All successful relationships require respect. This is especially true regarding the relationship between start-up companies and their potential partners. If this respect does not exist on the behalf of both parties, then there is no real reason to enter into a relationship. One party may respect the other company’s technology prowess and the other company may respect the other company’s marketing genius. In the end, both parties have to believe that they are engaging with a company that they respect and ultimately brings a technology, product, or service offering to the table that results in a strong competitive advantage in the market.  This mutual level of respect is required and is the true essence of a successful relationship. So, as a start-up company engaging in a number of potential relationships, you need to be sure that you engage with companies that earn your respect and bring significant value to your potential relationship.  

Always Negotiation in “Good Faith”

Negotiation is an art.  It also can ultimately be the downfall in contract discussions.  From the beginning of contract negotiations, both parties must enter in to all associated discussions in “good faith”.  This means that both parties must be negotiating to develop a mutually beneficial relationship, in which in the end both parties will ultimately benefit as a result of the relationship.  This necessity to negotiate in good faith will bring both parties to the table weighing not only the benefits of entering into such a relationship, but the downside of not securing a relationship. These “good faith” negotiations should not be clouded by jockeying for an advantage, misrepresenting the truth, or unfair legal contracts. No, negotiating in “good faith” is exactly what it means – negotiating with a potential partner such that both parties will ultimately benefit from the final relationship.  By negotiating in good faith, you will gain the respect of your partners and ultimately end up with a stronger contract and relationship.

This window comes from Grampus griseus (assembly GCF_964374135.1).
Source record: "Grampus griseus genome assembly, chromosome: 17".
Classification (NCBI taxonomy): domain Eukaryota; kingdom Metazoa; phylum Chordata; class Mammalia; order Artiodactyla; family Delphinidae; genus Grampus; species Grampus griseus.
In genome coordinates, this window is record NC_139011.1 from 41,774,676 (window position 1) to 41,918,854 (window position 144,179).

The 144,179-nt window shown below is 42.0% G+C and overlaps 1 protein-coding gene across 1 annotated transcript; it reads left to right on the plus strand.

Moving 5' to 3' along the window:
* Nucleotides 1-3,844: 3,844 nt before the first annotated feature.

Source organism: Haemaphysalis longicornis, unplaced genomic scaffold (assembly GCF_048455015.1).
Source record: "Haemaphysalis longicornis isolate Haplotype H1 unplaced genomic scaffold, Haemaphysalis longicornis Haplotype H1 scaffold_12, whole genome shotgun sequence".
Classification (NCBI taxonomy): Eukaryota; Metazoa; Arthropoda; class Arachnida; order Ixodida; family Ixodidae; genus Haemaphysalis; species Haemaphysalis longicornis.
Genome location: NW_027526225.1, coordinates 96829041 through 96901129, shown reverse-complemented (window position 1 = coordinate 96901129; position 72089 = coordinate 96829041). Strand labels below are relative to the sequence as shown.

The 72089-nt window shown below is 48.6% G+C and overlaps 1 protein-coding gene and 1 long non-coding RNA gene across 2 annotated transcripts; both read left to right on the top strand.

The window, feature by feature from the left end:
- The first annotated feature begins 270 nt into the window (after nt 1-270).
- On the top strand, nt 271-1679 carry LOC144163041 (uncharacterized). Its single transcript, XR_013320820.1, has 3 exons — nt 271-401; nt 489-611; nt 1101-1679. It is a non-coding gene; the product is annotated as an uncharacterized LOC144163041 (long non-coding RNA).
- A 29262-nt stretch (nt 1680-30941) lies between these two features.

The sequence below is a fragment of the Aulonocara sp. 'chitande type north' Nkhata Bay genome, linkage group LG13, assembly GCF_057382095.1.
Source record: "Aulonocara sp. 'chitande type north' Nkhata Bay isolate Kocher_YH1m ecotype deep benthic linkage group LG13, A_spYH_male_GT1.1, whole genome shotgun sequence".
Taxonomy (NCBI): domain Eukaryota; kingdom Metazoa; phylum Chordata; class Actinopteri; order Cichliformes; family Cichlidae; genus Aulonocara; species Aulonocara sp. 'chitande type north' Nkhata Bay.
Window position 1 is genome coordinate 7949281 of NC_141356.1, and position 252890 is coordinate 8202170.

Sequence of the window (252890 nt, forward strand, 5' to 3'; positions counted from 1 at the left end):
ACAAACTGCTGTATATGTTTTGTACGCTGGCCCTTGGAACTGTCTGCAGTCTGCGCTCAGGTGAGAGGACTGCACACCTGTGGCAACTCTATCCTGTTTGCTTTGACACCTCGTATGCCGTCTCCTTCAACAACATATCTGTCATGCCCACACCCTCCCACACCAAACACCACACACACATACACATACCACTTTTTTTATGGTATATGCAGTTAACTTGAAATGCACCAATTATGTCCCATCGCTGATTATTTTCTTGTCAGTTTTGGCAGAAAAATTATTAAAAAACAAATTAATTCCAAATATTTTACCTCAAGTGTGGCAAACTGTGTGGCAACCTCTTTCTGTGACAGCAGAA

Contact negotiations can be a long and arduous task.  All start-up companies that seek to enter in to a mutually beneficial relationship with a third party will need to enter in to contract negotiations with this same third party.  To help the process along, run smoothly, and in the end ultimately be successful, during negotiations, both parties need to be honest, respectful and negotiate in “good faith”.  By taking this approach to all of your contract negotiations you will ultimately end up with a much stronger relationship and a contract that is mutually beneficial to both parties.

This information was taken from Robert’s new book: “Business Planning, Business Plans and Venture Funding – A Definitive Reference Guide for Start-up Companies”.  Available at www.amazon.com.  For more information on the book go to www.carlsbadpublishing.com.

Advertisements

May 24, 2010 - Posted by | Venture Capital | , , , , , ,

No comments yet.

Leave a Reply

Fill in your details below or click an icon to log in:

WordPress.com Logo

You are commenting using your WordPress.com account. Log Out / Change )

Twitter picture

You are commenting using your Twitter account. Log Out / Change )

Facebook photo

You are commenting using your Facebook account. Log Out / Change )

Google+ photo

You are commenting using your Google+ account. Log Out / Change )

Connecting to %s

%d bloggers like this: